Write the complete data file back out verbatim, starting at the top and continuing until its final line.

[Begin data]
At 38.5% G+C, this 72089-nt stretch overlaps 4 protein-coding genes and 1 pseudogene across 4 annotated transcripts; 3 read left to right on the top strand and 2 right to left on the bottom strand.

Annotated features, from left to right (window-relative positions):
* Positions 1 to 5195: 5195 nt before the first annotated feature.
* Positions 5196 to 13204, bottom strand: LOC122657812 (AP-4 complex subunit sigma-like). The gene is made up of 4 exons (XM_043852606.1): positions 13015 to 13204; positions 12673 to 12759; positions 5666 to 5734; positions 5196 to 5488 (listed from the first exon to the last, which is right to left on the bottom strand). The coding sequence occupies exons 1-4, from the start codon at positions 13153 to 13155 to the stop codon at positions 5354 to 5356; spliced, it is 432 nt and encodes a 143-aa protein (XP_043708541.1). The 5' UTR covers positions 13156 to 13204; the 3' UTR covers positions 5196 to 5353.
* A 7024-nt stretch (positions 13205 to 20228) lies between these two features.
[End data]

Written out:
At 38.5% G+C, this 72089-nt stretch overlaps 4 protein-coding genes and 1 pseudogene across 4 annotated transcripts; 3 read left to right on the top strand and 2 right to left on the bottom strand.

Annotated features, from left to right (window-relative positions):
* Positions 1 to 5195: 5195 nt before the first annotated feature.
* Positions 5196 to 13204, bottom strand: LOC122657812 (AP-4 complex subunit sigma-like). The gene is made up of 4 exons (XM_043852606.1): positions 13015 to 13204; positions 12673 to 12759; positions 5666 to 5734; positions 5196 to 5488 (listed from the first exon to the last, which is right to left on the bottom strand). The coding sequence occupies exons 1-4, from the start codon at positions 13153 to 13155 to the stop codon at positions 5354 to 5356; spliced, it is 432 nt and encodes a 143-aa protein (XP_043708541.1). The 5' UTR covers positions 13156 to 13204; the 3' UTR covers positions 5196 to 5353.
* A 7024-nt stretch (positions 13205 to 20228) lies between these two features.